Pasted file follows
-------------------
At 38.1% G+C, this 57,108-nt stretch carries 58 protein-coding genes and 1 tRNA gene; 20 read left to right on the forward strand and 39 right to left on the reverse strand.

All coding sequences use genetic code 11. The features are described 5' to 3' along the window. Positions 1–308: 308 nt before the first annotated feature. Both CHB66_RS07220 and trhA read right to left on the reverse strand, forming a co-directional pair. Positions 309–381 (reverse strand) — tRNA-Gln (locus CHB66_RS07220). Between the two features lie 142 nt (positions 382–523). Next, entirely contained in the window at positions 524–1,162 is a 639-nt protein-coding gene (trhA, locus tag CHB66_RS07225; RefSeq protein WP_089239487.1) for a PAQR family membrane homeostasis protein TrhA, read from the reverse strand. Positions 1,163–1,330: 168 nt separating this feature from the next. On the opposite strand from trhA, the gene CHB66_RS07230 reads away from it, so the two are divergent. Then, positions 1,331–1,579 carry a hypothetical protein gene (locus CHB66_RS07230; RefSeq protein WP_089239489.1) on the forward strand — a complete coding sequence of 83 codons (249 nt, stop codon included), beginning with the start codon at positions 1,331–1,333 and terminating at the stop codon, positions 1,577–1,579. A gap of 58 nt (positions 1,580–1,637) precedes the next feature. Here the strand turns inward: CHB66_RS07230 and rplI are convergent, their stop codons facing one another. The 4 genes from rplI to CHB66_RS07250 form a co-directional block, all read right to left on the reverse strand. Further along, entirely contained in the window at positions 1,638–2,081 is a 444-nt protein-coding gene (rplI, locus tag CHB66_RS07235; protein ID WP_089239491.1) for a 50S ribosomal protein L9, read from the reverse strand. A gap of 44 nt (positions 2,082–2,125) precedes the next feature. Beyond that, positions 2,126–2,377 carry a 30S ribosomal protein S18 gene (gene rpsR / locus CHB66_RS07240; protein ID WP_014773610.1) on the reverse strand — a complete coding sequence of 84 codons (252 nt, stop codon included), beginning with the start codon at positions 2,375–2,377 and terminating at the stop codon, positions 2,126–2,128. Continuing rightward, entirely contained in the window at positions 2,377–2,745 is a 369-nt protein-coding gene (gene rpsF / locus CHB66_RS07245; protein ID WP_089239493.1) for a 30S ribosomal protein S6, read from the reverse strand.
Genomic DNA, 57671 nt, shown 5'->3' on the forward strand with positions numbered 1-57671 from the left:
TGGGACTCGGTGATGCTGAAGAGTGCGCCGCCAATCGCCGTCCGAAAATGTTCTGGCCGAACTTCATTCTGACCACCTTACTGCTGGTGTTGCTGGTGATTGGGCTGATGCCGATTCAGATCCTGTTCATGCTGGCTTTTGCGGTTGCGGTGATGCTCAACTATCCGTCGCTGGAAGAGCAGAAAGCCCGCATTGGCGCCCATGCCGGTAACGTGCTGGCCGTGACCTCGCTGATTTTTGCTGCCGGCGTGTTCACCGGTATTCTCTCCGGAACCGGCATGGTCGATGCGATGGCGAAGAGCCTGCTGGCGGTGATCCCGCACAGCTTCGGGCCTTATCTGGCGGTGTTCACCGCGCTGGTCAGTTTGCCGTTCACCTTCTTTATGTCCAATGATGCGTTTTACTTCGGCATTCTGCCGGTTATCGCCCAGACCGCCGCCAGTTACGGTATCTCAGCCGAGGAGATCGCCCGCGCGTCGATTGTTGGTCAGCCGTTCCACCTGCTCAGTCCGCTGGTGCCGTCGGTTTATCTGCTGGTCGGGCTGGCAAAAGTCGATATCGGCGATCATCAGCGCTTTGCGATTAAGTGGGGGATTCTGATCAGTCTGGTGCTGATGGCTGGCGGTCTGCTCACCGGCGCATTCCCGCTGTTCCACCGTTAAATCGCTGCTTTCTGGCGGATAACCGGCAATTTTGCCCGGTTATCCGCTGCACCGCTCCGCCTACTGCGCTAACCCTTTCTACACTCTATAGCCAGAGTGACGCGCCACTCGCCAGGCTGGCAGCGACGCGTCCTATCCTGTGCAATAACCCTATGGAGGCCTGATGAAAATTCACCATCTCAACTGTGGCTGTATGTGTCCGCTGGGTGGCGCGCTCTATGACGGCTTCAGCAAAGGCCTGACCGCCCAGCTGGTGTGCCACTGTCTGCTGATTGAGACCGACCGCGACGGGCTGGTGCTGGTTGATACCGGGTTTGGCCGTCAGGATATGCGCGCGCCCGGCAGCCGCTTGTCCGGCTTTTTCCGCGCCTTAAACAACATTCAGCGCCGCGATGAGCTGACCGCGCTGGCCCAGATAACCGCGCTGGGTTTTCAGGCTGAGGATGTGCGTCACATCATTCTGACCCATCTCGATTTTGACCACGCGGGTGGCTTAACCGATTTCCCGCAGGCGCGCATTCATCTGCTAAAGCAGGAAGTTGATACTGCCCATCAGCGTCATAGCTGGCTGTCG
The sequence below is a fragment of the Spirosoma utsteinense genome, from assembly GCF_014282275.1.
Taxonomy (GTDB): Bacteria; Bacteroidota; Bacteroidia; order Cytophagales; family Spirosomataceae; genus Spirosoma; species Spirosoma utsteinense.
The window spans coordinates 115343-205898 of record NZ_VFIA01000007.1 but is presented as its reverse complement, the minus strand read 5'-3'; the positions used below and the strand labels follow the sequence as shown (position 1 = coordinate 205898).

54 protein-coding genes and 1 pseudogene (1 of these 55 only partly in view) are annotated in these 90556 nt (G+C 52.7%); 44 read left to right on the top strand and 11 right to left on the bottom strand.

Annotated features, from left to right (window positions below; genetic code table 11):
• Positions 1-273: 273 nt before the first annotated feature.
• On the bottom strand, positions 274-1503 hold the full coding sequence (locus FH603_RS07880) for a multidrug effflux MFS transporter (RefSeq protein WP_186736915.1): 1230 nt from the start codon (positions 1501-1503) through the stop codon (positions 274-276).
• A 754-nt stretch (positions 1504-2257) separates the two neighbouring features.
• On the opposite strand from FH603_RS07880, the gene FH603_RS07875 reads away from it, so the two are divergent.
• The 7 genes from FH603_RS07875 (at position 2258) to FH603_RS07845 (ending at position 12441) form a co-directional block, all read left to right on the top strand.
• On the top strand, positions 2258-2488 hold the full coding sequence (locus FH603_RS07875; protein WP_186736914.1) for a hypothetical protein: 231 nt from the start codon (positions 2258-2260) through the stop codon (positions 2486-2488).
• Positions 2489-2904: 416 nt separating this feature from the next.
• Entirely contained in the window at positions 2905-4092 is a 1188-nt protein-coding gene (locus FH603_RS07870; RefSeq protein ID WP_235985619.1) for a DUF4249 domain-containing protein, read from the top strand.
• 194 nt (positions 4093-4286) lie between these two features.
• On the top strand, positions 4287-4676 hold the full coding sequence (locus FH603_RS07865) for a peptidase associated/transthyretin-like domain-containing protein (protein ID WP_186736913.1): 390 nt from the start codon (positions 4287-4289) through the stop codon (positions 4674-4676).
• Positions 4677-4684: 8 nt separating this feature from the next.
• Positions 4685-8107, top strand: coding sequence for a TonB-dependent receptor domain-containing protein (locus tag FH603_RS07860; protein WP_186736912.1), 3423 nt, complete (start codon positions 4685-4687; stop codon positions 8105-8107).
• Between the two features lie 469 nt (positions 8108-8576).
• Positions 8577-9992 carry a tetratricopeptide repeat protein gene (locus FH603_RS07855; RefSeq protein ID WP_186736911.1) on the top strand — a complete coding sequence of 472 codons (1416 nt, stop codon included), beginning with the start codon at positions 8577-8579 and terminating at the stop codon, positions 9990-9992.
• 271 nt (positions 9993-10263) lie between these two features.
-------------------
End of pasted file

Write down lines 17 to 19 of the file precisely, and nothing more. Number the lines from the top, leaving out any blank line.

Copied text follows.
• Entirely contained in the window at positions 2905-4092 is a 1188-nt protein-coding gene (locus FH603_RS07870; RefSeq protein ID WP_235985619.1) for a DUF4249 domain-containing protein, read from the top strand.
• 194 nt (positions 4093-4286) lie between these two features.
• On the top strand, positions 4287-4676 hold the full coding sequence (locus FH603_RS07865) for a peptidase associated/transthyretin-like domain-containing protein (protein ID WP_186736913.1): 390 nt from the start codon (positions 4287-4289) through the stop codon (positions 4674-4676).